Data regarding on-screen series regular characters were collected by the Annenberg Inclusion Initiative team. Series regular characters were identified from information provided by Luminate. When this information was not available, series regular characters were identified in one of two ways. The first method of identifying these characters was by examining the cast listed on a streaming series platform. The second method consisted of using IMDbPro cast lists for each episode within a season to identify which characters appeared in 75% or more of the episodes. Series regulars could not be identified from any sources for four anthology series and were excluded from further analysis.
After identifying series regular characters, research assistants used online sources to identify the gender, race/ethnicity, and age of each character. Additionally, information was sought to determine if characters identified as LGBTQ+ or were shown with a disability during the season.
A total of 4,612 series regular characters were identified. Once a series regular character was identified, information about the character’s gender (male, female, non-binary); race/ethnicity (White/Caucasian, Hispanic/Latino, Black/African American, American Indian/Alaska Native, Native Hawaiian/Pacific Islander, Asian, Middle Eastern/North African, Multiracial/Multiethnic); and age (child, teen, young adult, middle aged, elderly) was sought from online sources. Additionally, LGBTQ+ identity (lesbian, gay, bisexual, transgender, not lesbian, gay, bisexual or transgender); and disability (present, absent) were assessed by using episode and season summaries. At the analysis level, race/ethnicity was collapsed to reflect a measure of being a member of an underrepresented (Hispanic/Latino, Black/African American, American Indian/Alaska Native, Native Hawaiian/Pacific Islander, Asian, Middle Eastern/North African, Multiracial/Multiethnic) vs. not underrepresented group for each character. Finally, the first episode of a series was viewed to confirm judgments made from online sources. A total of 30 series were not available to be viewed.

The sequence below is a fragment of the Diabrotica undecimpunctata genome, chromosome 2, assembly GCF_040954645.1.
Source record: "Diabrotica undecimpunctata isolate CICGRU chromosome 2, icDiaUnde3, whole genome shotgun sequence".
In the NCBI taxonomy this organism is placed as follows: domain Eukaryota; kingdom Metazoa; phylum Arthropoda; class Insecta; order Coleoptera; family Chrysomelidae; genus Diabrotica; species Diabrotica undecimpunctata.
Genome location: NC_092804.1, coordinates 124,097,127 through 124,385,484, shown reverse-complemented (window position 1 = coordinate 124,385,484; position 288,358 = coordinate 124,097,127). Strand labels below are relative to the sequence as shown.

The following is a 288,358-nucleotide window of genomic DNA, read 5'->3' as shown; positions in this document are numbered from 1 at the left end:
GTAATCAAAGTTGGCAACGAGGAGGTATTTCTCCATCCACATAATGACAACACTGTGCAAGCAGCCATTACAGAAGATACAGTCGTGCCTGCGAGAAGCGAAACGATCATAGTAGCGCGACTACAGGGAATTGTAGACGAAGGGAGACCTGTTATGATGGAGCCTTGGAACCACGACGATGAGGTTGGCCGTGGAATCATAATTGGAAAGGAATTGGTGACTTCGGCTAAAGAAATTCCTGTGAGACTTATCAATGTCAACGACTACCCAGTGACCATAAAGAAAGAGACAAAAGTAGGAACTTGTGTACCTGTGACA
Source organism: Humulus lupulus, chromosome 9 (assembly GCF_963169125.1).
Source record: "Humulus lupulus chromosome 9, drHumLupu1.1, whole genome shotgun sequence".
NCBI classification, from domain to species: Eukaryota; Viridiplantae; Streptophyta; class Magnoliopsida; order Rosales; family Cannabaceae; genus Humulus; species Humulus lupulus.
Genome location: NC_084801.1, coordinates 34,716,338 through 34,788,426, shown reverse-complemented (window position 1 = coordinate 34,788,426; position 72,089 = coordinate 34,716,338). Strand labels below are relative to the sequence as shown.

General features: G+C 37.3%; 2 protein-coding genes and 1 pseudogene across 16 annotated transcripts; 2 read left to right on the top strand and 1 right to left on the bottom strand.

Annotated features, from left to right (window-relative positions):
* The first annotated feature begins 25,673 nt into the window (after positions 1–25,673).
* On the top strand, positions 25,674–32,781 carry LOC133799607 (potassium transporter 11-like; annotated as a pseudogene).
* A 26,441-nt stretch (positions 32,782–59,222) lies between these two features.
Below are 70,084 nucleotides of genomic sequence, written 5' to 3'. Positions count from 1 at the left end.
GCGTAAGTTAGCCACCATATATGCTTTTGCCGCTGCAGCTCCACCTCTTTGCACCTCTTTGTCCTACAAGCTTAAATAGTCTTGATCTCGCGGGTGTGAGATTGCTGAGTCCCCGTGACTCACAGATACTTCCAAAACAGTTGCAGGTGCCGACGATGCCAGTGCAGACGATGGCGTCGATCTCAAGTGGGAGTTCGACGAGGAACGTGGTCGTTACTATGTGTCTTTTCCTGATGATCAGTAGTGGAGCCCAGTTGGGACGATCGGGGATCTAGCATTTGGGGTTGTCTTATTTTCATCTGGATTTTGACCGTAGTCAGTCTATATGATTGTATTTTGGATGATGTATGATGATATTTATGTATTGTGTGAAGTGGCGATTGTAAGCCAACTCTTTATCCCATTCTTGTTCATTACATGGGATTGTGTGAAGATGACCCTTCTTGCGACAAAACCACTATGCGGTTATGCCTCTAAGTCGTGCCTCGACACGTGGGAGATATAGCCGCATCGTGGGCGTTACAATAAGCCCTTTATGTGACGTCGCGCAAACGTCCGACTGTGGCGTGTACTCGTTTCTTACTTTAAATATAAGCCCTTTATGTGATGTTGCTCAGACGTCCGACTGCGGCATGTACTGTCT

A total of 10 behind-the-scenes roles were analyzed: Director, Writer, Producer, Cinematographer, Editor, Composer, Production Designer, Costume Designer, Casting Director, and First Assistant Director.
The data collection process involved identifying all individuals who worked in these roles for every episode across each series in the sample using IMDbPro. Across the sample, there were 116,640 crew roles evaluated.
Across positions, specific credits were included for each role. In general, location-based or unit-based credits were excluded from analysis. Writers included those earning “written by,” “story by,” “screenplay by,” or “teleplay by” credit and excluded writers responsible only for source material or in staff roles not associated with an episode. For Producers, credits included: “Executive,” “Co-Executive,” “Producer,” and “Co-Producer.” Individuals who were credited as “First Assistant Director” were included, and only when no First Assistant Director was credited on a series was the individual(s) earning “Assistant Director” with no additional modifier included in the sample. Casting Directors were those responsible for overall casting, and location-based casting directors were not included.
Gender and race/ethnicity information was then obtained for each person using online sources, such as Luminate, Studio System by Gracenote, IMDbPro, U.S. Census records, interviews, and social media posts. Gender was categorized as male, female, or non-binary, and race/ethnicity categorized as white or underrepresented (including Black/African American, Hispanic/Latino, Asian, American Indian/Alaska Native, Native Hawaiian/Pacific Islander, Middle Eastern/North African, and Multiracial/Multiethnic).